Dollar bottoming out?
This week’s closing levels for the dollar versus the common currency have started to pique traders interest. So far this week, there would appear to be very strong interest to sell Euros around the 1.1820 level and this could provide the catalyst for the correction that has been anticipated for weeks but has, so far, failed to materialize.
Next week’s release of employment data in the U.S. preceded by activity and sentiment indexes in both the U.S. and Eurozone could add to the excitement. The strength of the common currency has brought about a slowdown in exports from Germany and this could lead to a falling off in manufacturing sentiment. Similar data in the U.S. has been “on the weak side” for a few months so expectation is lower.
Successive 200k+ headline new jobs numbers have added to the possibility of a further hike by the FOMC this year and provided the August data is strong and there is no considerable revision to the July figures, conditions will look to be in place for a further tightening of monetary policy. The Fed Meets next on September 19/20 and while it may be too soon for a hike. Some form of advance guidance will be expected.
Yellen and Draghi to star in Jackson Hole
Traders may not have to wait for as long as mid-September for some guidance from the Fed, as the Chairman, Janet Yellen speaks today at the Central Bankers Symposium being held in Jackson Hole Wyoming. In the heart of “cowboy country” Mrs Yellen could mention the timing of the slimming down of the Fed’s balance sheet bloated by bond purchases to add liquidity to the market.
Mario Draghi, the ECB President, will also speak today and having given nothing away at his speech in Germany on Wednesday, the odds are that he will do the same today. The ECB meets on September 5th so traders won’t have to wait too long to be advised of the ECB’s intentions. It has been made clear that a rate hike is not even close to being considered but tapering of extraordinary measures could start sooner rather than later.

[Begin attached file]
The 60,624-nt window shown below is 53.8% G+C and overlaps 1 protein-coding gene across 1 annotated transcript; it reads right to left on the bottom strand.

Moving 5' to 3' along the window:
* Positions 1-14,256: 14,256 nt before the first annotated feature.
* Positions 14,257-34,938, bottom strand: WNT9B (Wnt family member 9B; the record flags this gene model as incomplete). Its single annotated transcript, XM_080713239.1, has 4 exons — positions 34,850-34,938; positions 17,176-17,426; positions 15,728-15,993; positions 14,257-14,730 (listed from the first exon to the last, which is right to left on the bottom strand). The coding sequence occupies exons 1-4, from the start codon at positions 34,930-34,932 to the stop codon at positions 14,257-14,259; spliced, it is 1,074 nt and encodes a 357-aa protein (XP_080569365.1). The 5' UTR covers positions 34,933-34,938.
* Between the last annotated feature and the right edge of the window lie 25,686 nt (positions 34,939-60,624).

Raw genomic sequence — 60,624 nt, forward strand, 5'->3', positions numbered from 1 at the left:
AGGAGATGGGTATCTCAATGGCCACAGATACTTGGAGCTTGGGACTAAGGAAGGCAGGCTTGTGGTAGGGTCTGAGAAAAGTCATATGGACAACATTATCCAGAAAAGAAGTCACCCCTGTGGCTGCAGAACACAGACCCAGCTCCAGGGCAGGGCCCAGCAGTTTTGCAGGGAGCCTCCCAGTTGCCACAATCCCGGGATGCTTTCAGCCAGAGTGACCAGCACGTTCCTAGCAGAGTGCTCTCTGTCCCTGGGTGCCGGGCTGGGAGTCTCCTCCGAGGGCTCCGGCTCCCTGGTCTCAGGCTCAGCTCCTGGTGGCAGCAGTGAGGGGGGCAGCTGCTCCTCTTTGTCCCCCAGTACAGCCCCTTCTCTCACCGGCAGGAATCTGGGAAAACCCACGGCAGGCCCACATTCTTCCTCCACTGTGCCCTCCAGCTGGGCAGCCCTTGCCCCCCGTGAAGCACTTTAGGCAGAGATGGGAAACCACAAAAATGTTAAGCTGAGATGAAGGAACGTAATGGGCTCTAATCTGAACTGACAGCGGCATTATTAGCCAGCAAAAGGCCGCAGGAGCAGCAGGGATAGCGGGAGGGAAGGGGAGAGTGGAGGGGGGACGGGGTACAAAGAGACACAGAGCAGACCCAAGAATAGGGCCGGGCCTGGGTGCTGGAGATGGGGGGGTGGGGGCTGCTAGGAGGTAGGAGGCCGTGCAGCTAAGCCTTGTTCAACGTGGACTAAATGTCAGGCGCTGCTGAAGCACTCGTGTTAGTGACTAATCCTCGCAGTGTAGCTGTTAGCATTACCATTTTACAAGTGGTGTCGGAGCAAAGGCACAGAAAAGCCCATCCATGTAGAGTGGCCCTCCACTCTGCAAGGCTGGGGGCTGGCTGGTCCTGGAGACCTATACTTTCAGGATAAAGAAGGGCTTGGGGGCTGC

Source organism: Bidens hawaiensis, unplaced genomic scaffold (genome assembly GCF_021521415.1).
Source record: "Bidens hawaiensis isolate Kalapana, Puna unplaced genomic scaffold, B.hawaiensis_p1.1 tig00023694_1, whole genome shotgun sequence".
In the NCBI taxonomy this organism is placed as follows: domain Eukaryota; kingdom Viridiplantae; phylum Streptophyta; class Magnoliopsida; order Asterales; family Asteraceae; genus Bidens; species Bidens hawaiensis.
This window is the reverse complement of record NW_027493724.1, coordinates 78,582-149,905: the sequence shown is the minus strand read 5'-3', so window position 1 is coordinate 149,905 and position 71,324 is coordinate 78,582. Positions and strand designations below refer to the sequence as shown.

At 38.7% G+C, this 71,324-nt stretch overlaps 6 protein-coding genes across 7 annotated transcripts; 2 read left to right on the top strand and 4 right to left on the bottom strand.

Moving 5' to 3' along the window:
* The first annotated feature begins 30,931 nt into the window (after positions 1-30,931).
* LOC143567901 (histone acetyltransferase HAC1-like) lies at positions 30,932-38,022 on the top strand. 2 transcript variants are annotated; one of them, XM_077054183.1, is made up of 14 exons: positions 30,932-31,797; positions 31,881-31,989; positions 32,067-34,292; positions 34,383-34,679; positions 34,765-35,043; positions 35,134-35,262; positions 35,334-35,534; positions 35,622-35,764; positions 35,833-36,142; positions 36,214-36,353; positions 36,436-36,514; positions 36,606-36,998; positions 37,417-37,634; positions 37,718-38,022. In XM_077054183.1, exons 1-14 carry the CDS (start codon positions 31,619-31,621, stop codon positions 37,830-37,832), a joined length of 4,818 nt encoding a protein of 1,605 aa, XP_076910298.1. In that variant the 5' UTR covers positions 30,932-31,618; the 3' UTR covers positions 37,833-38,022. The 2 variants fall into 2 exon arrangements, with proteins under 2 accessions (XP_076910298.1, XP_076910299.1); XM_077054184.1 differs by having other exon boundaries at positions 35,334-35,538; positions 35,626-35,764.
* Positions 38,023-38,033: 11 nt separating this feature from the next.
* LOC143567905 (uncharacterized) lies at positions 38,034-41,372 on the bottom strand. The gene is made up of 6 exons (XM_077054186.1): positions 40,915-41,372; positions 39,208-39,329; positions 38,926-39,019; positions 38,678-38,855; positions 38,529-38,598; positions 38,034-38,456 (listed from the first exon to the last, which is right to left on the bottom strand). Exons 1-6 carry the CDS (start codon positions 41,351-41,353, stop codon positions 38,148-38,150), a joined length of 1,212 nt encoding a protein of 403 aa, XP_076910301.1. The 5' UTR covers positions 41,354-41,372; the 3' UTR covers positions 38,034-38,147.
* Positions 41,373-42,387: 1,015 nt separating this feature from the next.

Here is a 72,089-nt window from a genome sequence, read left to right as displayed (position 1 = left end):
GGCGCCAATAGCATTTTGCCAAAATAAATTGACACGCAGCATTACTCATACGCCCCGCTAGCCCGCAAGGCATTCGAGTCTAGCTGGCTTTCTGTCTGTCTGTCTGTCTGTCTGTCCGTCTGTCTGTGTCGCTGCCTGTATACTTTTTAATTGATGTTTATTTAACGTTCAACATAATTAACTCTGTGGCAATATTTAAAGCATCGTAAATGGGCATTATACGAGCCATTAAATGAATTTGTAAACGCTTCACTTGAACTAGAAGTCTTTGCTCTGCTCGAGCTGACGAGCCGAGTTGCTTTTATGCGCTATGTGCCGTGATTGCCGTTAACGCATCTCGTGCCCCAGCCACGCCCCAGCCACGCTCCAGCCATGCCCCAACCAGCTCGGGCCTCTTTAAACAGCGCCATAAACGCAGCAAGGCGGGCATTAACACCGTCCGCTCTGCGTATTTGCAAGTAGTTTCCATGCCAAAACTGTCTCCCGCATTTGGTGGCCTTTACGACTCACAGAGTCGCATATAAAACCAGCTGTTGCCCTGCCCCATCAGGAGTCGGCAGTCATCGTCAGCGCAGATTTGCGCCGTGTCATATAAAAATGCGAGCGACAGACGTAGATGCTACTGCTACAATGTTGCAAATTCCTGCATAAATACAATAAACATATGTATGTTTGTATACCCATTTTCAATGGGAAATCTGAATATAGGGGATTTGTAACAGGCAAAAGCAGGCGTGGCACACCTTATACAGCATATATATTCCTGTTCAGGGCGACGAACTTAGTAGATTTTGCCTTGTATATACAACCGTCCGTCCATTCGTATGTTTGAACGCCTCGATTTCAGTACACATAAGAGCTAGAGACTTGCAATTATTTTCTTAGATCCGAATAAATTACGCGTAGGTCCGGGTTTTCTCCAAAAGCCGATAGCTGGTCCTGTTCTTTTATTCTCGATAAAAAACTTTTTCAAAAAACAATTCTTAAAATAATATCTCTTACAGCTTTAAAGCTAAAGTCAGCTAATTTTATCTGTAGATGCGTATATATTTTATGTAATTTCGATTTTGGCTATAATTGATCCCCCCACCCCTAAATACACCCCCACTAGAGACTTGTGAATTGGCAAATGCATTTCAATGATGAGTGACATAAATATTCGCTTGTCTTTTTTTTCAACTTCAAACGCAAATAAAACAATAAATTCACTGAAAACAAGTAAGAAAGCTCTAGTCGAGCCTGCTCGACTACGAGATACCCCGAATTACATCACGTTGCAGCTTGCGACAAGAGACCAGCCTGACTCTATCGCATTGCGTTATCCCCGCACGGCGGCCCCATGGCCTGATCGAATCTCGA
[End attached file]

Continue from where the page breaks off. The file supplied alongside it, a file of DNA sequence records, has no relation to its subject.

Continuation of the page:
The Fed still awaits an economic stimulus package from the President and earlier assertions that the Fed hiked in anticipation have been replaced by the reality that the hikes were to take a little steam out of the stock markets. Mrs Yellen has been extremely guarded in her comments about equities not wishing to be labelled, like one of her predecessors, Alan Greenspan, as being responsible for a collapse in stock prices.
Sterling takes a breather
The best thing that can be said about the performance of the pound yesterday is that it wasn’t as bad as the day before. Traders have got used to looking for crumbs of comfort to arrest the recent slide but any meaningful correction is still some way away.
The 0.9240 level is starting to attract a little selling for the common currency but any buying of Sterling (selling of Euros) will stem from the continental side of the English Channel.
The pace of Brexit negotiation is expected to hot up over the coming weeks but the Government could easily become embroiled in domestic matters as a leadership election could be called. Given the weakness of the pound, further political instability could be a disaster although there are some who say a change of Government could provide a short-term boost.
Data was released yesterday showing a fall in the net migration figure for the first time in three years. The data wasn’t especially well received by business. The Confederation of British Industry voiced concerns that vital skills were being lost. This echoes the sentiment of remain campaigners who have long said a skills shortage will be the result of Brexit as it is those with transferable talents who will be the first to leave.